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Neil ‘The Illusionist’ Burger adapts Alan Glynn’s novel into a hokey but entertaining thriller with an original conceit. Bradley Cooper plays Eddie Morra, an unsuccessful writer who discovers a stash of smart-drugs that give him an apparently unlimited intelligence boost. After cleaning his flat and writing a bestseller, Morra falls under the spell of guru Carl Van Loon (Robert de Niro), and ends up dodging hit-men amidst escalating political intrigue. Limitless gets more than a little silly before the end, but the visual trope that indicates Morra’s head-rush is intoxicating, and Cooper’s easy charm gets a thorough work-out but the increasingly unlikely plot-twists.

The Parallax View 1974 ***

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Alan J Pakula’s conspiracy thriller cast Warren Beatty as reporter Joseph Frady, whose investigation of a senator’s assassination plunges him over-his head into corruption, brainwashing, and a plot adapted from a 1970 novel by Loren Singer. The mysterious Parallax Corporation is at the heart of the investigation, and the highlight of Pakula’s film is a ten minute brainwashing film in which a hypnotic series of potent images are juxtaposed onscreen, giving the view a first hand taste of what Beatty’s character is experiences. Torn from the headlines of the 1970’s The Parallax View’s suspicions about big business and politics still seem relevant today.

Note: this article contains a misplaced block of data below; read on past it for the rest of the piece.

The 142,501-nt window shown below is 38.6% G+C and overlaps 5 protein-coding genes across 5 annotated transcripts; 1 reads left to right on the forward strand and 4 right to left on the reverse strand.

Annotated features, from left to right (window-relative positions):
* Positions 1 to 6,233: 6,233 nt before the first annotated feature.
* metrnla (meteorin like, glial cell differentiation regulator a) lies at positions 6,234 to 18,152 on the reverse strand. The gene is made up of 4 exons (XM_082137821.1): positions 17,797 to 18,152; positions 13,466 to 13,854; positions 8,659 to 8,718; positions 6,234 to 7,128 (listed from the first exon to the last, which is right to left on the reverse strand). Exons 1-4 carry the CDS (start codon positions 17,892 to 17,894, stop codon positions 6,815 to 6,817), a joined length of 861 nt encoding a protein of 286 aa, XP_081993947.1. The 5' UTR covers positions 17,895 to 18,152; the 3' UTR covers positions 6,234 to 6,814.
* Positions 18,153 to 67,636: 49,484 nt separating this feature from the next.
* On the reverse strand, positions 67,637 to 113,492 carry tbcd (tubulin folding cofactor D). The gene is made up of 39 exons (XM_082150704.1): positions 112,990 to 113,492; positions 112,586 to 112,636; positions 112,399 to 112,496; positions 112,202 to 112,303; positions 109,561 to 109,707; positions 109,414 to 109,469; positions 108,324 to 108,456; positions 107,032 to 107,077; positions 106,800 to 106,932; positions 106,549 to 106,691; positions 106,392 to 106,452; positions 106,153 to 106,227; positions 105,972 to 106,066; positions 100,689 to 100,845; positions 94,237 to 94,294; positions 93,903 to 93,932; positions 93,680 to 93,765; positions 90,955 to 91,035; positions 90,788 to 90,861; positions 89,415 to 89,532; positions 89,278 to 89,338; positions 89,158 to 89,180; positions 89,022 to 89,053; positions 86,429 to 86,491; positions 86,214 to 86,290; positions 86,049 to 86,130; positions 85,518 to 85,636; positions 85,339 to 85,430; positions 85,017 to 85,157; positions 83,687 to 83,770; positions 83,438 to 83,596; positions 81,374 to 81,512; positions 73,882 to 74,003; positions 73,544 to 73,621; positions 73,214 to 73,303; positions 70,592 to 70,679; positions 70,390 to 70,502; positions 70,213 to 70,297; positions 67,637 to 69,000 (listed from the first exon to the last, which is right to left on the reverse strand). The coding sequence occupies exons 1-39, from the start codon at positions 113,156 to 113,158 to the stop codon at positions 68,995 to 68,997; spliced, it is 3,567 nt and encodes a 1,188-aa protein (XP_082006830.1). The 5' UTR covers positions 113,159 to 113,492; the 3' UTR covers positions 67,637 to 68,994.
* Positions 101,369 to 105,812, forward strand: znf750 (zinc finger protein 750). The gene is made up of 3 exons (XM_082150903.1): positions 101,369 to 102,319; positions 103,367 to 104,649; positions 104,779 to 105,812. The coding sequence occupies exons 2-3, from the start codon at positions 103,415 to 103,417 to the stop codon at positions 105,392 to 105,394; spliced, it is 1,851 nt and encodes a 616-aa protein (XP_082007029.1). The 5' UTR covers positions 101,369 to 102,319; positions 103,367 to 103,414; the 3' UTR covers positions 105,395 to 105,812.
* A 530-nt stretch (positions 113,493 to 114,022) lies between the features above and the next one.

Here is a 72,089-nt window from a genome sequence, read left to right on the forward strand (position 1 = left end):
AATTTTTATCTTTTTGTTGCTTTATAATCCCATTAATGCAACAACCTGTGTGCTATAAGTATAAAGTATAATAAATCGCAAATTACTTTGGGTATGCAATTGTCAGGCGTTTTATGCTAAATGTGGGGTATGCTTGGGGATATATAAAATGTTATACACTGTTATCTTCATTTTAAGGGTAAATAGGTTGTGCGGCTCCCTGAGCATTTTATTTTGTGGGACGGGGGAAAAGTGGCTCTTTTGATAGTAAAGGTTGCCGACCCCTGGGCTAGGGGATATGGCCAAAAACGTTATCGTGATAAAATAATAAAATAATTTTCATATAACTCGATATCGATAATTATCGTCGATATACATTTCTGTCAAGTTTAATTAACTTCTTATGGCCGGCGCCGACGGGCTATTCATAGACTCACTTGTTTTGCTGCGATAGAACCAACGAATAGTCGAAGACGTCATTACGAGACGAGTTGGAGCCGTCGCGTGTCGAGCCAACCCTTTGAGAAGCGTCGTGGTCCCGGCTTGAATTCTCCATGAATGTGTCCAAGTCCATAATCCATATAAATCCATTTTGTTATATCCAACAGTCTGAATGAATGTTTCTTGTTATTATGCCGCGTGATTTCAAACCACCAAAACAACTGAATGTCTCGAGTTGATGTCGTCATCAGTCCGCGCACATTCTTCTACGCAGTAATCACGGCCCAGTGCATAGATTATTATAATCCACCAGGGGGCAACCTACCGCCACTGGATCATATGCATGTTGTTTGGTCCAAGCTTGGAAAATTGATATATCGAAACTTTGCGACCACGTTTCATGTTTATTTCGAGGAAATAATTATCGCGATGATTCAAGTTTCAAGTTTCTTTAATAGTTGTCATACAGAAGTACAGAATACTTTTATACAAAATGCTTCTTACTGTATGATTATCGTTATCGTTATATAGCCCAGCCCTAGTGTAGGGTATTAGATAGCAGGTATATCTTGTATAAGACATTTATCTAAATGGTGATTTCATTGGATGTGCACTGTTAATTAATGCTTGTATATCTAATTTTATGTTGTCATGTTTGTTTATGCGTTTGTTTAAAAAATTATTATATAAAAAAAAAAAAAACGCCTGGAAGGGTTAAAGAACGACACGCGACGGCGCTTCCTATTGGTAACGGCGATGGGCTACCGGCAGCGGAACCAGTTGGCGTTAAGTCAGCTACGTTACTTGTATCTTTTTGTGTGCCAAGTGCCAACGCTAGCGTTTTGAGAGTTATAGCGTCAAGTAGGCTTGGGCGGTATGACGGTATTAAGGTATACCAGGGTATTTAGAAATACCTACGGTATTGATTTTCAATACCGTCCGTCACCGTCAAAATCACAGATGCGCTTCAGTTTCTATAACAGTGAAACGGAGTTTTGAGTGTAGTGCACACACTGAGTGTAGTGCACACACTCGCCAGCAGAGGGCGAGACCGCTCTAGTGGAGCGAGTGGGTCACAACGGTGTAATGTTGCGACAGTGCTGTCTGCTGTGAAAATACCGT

Figures in a Landscape 1971 *****